Typical to conservative views of immigration, yet not limited to the Tory party, many people around the UK often believe some of the myths about the drain on the benefits system which collective form a deeply xenophobic view of migrants. For instance, last November Prime Minister Cameron tried to convince the British public that 43% of EU immigrants drew benefits, a claim that has been completely derailed by facts. Or where it was shown that UK nationals use far more benefits in EU nations than those nationals do in the UK. Most media reports focus upon the negative impact of immigration without any ethnographic or statistical information to back up such claims, hence there is a disconnect between reality and what most Britons thin of immigrants.

For instance, the All-Party Parliamentary Group on Migration notes that the public’s view of immigration is low because it is “based on low levels of knowledge about immigration, and generally not connected to direct experience of immigration impacts” with the “majority of British voters hold complex and often contradictory views on migration” (11 July, 2011). The report also states that the British public holds an “exaggerated view” of the impact of immigration on the country. Myths that claimed that immigrants are drain on social housing, that they commit more crimes than Britons, that they come to the UK to claim benefits, to be health tourists, and that they take jobs away from British people have all been debunked. Yet, perplexingly, the rhetoric amongst many nationals in the UK today is still largely—sometimes only behind closed doors—anti-migrant. And this time the tide has shifted from the days of spurious comments being made about Polish and other Eastern European migrants.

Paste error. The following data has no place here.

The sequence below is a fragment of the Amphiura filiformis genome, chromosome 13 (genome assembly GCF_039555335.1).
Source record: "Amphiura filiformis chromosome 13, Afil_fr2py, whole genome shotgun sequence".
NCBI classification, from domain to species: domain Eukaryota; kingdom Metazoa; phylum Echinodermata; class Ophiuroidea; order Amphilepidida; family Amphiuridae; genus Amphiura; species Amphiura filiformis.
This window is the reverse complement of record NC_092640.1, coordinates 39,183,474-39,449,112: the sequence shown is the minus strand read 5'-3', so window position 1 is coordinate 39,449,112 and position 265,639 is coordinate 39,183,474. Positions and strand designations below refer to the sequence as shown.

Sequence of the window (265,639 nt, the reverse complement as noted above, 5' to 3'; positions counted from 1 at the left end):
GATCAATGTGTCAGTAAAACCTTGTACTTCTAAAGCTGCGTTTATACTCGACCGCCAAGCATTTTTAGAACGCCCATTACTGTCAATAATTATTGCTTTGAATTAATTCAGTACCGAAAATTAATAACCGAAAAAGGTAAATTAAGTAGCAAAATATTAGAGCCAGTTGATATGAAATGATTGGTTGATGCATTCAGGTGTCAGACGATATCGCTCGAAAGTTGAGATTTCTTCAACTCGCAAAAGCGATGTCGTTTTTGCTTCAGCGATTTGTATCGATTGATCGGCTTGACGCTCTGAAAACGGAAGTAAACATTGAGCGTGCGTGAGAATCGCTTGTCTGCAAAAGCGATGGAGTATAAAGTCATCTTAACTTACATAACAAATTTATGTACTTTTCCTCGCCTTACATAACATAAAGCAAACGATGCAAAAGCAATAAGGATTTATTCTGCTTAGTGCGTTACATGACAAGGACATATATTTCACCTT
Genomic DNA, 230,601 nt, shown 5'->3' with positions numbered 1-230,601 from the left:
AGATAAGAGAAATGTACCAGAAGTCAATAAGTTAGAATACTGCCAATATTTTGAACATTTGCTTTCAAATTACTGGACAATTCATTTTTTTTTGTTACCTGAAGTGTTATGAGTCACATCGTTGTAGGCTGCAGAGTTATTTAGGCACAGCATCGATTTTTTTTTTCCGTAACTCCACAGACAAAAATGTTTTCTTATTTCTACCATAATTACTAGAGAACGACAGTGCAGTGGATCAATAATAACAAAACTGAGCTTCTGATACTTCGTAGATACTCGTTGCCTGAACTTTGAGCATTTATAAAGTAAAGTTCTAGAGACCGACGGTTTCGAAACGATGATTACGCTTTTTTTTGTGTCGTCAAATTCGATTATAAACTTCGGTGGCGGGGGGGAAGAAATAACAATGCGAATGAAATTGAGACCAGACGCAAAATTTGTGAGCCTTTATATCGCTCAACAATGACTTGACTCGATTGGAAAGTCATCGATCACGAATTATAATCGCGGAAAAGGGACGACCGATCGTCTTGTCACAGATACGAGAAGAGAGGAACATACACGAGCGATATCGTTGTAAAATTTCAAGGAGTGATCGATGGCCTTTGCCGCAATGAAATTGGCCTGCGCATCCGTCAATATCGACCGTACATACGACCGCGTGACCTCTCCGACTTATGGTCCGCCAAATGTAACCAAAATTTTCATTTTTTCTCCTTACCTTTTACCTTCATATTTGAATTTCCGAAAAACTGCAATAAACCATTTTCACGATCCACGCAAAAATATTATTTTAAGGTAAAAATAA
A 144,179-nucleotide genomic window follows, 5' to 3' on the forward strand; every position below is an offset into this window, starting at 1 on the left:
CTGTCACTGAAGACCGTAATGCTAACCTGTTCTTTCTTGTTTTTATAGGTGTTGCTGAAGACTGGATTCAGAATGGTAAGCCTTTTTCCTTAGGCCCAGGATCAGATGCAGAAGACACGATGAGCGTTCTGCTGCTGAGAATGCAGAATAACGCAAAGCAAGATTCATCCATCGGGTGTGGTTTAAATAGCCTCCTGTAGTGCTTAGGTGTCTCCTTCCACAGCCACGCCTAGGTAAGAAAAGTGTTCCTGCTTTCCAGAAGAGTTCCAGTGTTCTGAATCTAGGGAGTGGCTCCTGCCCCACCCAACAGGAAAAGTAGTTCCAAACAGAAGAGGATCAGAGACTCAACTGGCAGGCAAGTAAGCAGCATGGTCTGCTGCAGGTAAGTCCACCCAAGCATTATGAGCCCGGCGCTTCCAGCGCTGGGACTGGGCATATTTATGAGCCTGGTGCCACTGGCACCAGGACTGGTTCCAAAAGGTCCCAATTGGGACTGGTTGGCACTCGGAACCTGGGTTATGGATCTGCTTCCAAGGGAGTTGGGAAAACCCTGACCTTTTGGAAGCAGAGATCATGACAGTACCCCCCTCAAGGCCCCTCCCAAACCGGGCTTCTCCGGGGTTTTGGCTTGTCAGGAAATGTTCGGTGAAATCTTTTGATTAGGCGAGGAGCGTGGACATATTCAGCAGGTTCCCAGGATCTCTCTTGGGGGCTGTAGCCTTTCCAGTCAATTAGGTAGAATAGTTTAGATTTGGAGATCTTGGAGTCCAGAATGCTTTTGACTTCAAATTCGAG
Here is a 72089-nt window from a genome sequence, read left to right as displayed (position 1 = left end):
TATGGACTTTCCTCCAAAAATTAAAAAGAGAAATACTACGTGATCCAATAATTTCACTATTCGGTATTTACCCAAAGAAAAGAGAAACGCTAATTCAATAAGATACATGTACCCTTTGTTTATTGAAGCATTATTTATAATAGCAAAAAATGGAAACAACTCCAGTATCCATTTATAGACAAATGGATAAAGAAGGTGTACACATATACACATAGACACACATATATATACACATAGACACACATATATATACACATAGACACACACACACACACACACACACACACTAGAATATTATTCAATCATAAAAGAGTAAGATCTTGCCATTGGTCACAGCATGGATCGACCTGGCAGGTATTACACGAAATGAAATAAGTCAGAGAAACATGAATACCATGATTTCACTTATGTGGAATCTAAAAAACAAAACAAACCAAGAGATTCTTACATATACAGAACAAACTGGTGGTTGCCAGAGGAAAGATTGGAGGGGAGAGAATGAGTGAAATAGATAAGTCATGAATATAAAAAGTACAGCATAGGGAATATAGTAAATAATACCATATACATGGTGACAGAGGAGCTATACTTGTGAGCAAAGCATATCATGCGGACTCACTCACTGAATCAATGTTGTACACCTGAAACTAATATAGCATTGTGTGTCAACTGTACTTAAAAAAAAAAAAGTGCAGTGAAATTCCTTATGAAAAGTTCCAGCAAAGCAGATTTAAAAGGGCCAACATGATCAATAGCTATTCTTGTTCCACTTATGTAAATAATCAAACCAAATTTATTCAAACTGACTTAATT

A taxi driver from Romania recounted his experiences of immigration to the UK to me the other day: “I have worked here for nine years and never once taken anything from the system. Both me and my wife have worked and contributed our skills and taxes. Now we just want to leave because there isn’t any future here for foreigners. You pay into the system but are suspect if ever you might need the system and we are constantly abused here. I was even afraid to talk with you now.” He went on to tell me how he and his wife would like to have a child but worry that they cannot afford to follow through given the lack of support for women to return to their jobs with daycare being largely unsubsidized. This is a sentiment I hear from many migrants to the UK from both EU and non-EU countries.

The fact is that no politician from either the Right or the Left wants to address the stresses to the benefits system by the British nor do they wish to honestly approach social problems without using immigrants as scapegoats for what are deeply entrenched domestic problems. While for some, blaming the UKIP is another escape from addressing what are more socially constructed narratives of rights and perceptions of those who “bilk the system.” Since the Calais crisis of last year, the language of migration is proving to be as difficult a challenge as is finding media which can honestly represent the issues and push the government to answer its false claims and hyperbole towards its constituency further creating a culture of distrust and fear for many migrants today.